By Deborah Young, July 20, 1998
A remarkable first feature from director Nuri Bilge Ceylan, "The Town" is a
strikingly original, vibrantly sensitive look at an extended family living in a
remote Turkish village. Following its premier in Berlin's Forum in February,
pic won multiple kudos in the National Competition of the recent Istanbul fest,
including the Fipresci (international critics jury) prize, which on this
occasion carried a $ 30,000 check. Further fest prospects are bright for this
very personal, refined work, which in many ways recalls the craftsmanship and
sensitivity of the best Iranian films.
Structured around the four seasons -rather than narrating a story per se- pic
opens in wintertime. In a simple but riveting schoolroom scene, a young
teacher, distractedly gazing out the window, has his young pupils read from a
patriotic textbook extolling the rules of social life and the family as the
nucleus of Turkish society.
Ceylan begins to introduce conflicts in this happy picture with subdued irony.
The teacher criticizes Asiye's mother for sending her to school with a lunch
that has gone bad and smells. A grinning country boy arrives late covered in
ice after his trek to school. There is a strong feeling of compassion for the
young, the poor, the humiliated.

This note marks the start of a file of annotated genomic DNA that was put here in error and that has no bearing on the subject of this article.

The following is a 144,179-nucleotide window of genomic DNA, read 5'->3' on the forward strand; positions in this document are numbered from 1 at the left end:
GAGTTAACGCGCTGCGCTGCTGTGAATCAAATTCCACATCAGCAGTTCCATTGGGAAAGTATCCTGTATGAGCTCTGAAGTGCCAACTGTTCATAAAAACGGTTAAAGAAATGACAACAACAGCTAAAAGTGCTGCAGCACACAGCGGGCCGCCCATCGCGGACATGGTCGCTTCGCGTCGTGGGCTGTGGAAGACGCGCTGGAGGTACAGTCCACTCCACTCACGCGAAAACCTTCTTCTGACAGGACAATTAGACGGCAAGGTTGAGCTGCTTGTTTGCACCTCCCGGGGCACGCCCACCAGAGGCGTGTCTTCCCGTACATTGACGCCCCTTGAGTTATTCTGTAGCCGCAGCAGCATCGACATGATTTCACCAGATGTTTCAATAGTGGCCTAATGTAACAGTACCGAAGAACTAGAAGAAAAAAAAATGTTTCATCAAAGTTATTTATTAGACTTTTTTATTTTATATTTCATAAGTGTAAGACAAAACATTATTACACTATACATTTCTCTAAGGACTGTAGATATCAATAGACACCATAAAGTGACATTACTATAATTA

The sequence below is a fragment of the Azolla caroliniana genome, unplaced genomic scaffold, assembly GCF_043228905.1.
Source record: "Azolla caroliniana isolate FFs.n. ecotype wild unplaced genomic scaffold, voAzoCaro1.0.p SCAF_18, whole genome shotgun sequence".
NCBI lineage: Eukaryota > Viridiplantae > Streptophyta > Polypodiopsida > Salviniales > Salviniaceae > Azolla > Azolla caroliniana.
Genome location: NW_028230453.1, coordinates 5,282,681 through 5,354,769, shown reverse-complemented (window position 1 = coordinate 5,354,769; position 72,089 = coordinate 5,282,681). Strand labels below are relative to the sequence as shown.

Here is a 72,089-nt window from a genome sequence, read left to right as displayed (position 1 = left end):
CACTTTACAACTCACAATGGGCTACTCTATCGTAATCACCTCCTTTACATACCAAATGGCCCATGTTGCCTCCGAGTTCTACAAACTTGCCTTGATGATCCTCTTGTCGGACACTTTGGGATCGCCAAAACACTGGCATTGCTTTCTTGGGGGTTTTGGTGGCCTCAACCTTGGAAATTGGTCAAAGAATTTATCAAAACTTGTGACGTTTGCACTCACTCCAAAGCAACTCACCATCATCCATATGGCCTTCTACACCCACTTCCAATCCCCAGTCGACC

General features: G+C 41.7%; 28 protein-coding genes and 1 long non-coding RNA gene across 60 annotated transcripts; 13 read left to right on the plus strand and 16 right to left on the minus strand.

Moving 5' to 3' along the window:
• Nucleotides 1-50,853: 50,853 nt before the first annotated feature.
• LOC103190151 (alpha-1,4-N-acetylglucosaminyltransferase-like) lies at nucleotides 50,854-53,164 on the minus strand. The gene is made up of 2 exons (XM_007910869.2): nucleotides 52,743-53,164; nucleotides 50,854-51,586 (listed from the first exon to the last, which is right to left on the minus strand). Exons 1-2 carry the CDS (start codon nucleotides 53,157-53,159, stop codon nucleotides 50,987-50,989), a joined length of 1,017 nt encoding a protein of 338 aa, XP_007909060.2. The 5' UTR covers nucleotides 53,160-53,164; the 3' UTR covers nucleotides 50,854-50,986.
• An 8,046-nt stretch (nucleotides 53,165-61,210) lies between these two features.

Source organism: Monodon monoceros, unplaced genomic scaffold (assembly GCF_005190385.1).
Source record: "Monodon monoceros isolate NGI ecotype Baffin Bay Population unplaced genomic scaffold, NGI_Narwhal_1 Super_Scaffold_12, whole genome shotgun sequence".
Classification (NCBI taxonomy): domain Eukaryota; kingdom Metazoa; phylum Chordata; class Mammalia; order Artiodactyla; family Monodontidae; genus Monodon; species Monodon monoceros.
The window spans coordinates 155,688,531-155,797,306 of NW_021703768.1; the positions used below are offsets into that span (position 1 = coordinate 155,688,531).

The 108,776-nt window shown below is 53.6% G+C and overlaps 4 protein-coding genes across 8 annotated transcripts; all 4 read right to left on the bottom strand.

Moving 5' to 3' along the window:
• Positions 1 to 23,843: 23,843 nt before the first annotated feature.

Next, it's springtime. Asiye and her little brother walk home through the
cornfields, stopping to play in a graveyard. Ceylan's B&W camera beautifully
captures the feeling of the natural world -a mule, a turtle, trees, wind in
the leaves- which is also a world of discovery and childhood cruelty.
This section smoothly segues to a summer night, with the kids sitting around
an outdoor fire with their parents, grandparents and cousin eating roast corn.
Here the adult world takes over in a lengthy conversation that touches on war,
death, hunger, starvation, work and reputation. Dialogue and camerawork stay
right on the mark, revealing more and more about the family and its place in
the world. Pic closes with a section set at home, showing the symbolic dreams
of the young people and their becoming part of society.
Shoestring shooting (director did his own cinematography) in no way detracts
from what the film wants to say and lends it great intimacy. Cast is non-pro,
chosen from Ceylan's own family, while script is based on his sister Emine's
autobiographical story, "Cornfield."